Monday, May 23, 2011


Norman Rockwell and Mark Twain are icons in the world of art and literature and their fascinating lives are being intertwined in an exciting new exhibit opening this week at Hartford’s Mark Twain House and Museum.  Running through September 6, the day after Labor Day, the show will include paintings, illustrations, prints and sketches that unite the artist and the writer in significant ways.

This unique exhibition will include rare viewings such as two original oil paintings by Rockwell from The Mark Twain Boyhood Home and Museum in Hannibal, Missouri, sixteen limited edition prints of Rockwell illustrations of “The Adventures of Tom Sawyer” and “The Adventures of Huckleberry Finn” from the Norman Rockwell Museum in Stockbridge, Massachusetts and a set of limited edition lithographs of Rockwell’s pencil drawings commissioned by MassMutual Financial Group for a national advertising campaign.

A special section of the exhibit is entitled “Innocence at Home” and ties the artist’s visually comic views with the writer’s clever narratives, reflecting on childhood and the slightly mischievous way each man experienced daily life.  As pranksters who always saw the humor in a situation, both men exemplified the Peter Pan principle of never quite growing up.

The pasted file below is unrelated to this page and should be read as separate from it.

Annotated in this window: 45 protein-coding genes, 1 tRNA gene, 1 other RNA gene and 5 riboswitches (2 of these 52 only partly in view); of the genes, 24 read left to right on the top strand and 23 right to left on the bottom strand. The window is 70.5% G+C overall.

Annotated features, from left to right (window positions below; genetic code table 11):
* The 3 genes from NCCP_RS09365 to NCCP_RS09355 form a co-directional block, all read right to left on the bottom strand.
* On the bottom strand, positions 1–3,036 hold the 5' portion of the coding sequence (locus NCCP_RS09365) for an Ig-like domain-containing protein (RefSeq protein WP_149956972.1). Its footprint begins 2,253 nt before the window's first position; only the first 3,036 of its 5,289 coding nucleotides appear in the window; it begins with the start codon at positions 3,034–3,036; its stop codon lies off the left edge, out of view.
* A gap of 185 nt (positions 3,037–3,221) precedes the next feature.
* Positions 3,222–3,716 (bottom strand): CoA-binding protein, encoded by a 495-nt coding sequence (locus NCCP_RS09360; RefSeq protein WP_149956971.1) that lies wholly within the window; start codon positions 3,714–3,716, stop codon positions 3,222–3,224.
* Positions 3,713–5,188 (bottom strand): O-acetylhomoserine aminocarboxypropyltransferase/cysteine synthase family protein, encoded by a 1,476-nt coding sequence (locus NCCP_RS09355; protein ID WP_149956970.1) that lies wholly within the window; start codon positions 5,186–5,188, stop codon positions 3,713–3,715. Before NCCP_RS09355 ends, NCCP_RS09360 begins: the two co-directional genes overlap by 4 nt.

In the exhibit, you’ll see such gems as “Girl with Black Eye,” a proud tomboy awaiting her punishment outside the principal’s office and “Boy Reading Sister’s Diary” where a freckle faced lad sits at his sister’s dressing table, gleefully being privy to her most secret thoughts.  Both men created fantasies of how they wanted life to be, what they felt childhood should be.  Their perceptions were formed by Rockwell’s Saturday Evening Post magazine covers and by Mark Twain’s writings of growing up in America’s mid-west.